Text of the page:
The band released Ruiner last year, which made several of the year end lists of 2005, including a #3 spot on the overall Best of 2005 You can check it out by clicking Read More
I read that Ruiner was written mostly while on the road, because as a young band, you are constantly touring. If given the opportunity, would you rather have the chance to just sit down for a period of time to write an album, or does a lot of inspiration come from the road?
Trevor: It’s not easy writing on the road.
Nuno: I’d much rather have a block of time, you know? Trevor and I were just discussing—maybe last week—trying to figure out when we’re actually going to get a solid chunk of time to get home and practice together. That’s always how it’s been for us, since we were in high school playing songs. Every Monday or whatever, we had all day just to practice and work on shit. And it seems a lot easier than way than just having Trevor recording little pieces into his recorder. It’s a bit more organic I think if you can just jam stuff out a little bit.
T: We’ll do that on the next one. We’ll have more time at home because we’re going to have to. We’re going to have to top Ruiner. After a show, all I’m worried about is getting food, you know what I mean. I’m not worried about writing fucking guitar riffs.
Well with that, in your last press release you stated, "We wouldn't attempt another record if we didn't think it could blow the last one away." As good as Mute Print was, I think it’s safe to say that Ruiner has far exceeded it. My question is, where do you go from here? How will you top Ruiner?
N: Good setup dude! He’s setting you up Trev. Knock it down. He’s throwin’ you a curve, dude.
T: It’s going to be great, man. The new one’s going to be better than Ruiner. I can tell you right now, it’s going to be fucking way better, because if not, why even make another record.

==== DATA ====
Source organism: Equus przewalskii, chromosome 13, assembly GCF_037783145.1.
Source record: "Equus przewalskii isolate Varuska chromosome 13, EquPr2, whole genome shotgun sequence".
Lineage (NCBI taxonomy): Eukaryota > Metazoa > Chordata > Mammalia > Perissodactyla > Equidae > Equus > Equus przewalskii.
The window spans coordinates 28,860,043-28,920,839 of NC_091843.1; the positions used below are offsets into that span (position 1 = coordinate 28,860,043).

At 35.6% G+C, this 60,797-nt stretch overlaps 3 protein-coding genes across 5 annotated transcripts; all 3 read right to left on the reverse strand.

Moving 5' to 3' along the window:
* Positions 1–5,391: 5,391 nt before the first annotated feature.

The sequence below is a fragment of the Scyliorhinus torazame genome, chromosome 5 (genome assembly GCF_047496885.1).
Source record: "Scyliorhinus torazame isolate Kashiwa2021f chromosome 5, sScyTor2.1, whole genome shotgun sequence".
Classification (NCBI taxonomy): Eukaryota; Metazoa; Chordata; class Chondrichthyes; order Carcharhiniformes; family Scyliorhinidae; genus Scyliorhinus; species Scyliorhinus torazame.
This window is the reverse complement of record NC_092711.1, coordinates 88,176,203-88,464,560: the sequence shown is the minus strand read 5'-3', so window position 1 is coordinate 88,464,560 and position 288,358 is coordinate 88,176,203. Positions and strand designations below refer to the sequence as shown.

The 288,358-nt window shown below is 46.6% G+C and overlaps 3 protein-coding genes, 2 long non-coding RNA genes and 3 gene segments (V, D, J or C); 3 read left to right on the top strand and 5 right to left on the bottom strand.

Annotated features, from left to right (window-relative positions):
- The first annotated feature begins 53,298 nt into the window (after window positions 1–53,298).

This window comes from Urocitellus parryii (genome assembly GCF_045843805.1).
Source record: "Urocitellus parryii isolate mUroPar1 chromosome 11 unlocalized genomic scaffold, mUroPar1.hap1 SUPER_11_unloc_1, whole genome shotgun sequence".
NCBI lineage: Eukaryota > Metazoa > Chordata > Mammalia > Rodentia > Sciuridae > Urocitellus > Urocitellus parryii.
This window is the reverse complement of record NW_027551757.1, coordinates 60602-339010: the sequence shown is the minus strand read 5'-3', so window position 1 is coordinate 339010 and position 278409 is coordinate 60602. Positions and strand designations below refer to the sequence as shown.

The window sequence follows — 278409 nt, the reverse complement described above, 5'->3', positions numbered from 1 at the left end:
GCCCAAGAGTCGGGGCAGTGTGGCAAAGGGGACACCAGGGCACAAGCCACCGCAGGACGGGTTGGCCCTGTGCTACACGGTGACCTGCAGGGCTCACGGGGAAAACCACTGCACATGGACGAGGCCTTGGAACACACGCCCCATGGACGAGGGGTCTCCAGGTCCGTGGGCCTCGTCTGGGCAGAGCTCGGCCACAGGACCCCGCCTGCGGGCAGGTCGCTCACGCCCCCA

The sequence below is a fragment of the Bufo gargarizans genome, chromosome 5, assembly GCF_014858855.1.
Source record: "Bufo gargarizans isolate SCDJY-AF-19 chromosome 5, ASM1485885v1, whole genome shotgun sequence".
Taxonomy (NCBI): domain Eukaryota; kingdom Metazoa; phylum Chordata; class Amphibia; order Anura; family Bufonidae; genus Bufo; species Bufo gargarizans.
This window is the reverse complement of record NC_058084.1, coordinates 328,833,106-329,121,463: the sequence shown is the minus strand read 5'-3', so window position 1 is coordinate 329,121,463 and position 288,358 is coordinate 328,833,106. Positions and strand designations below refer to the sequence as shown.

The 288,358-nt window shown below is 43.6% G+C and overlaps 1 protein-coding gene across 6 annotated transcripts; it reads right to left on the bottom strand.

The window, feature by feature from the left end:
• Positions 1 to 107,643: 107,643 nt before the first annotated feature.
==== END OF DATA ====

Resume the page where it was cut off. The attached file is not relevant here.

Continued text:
T: I don’t want to put out something mediocre and then have to go out on the road and hear people say, “why don’t you play shit from the other records?” Fuck that! It just ain’t going to happen.
So, if you’re saying you wouldn’t put out another record if you didn’t think you could top the last; if you honestly felt you couldn’t put out a better record, would you just call it quits?
T: Probably, because the reason that we couldn’t come up with something better—and when I say better, I mean better for us. When we write songs, I’m not thinking about some kid that thinks I’m God’s gift to fucking songwriters because of a line off Ruiner. I’m not thinking of that kid. I’m thinking of the guys in my band. I’m trying to think of what we dig. Like, “Wow, look what we did. That’s fucking cool.” That’s what I like about writing songs. I thought of the way I was when I was younger and I would want a band to be a certain way, and if they weren’t that way on the next album, then I was bummed out. Then years later, I was like, “Wow, I’m fucking stupid,” “Dead You” was amazing. As a band you have to make yourselves happy. Critics and all that, it’s all fun and it’s all cool but it doesn’t keep me up at night.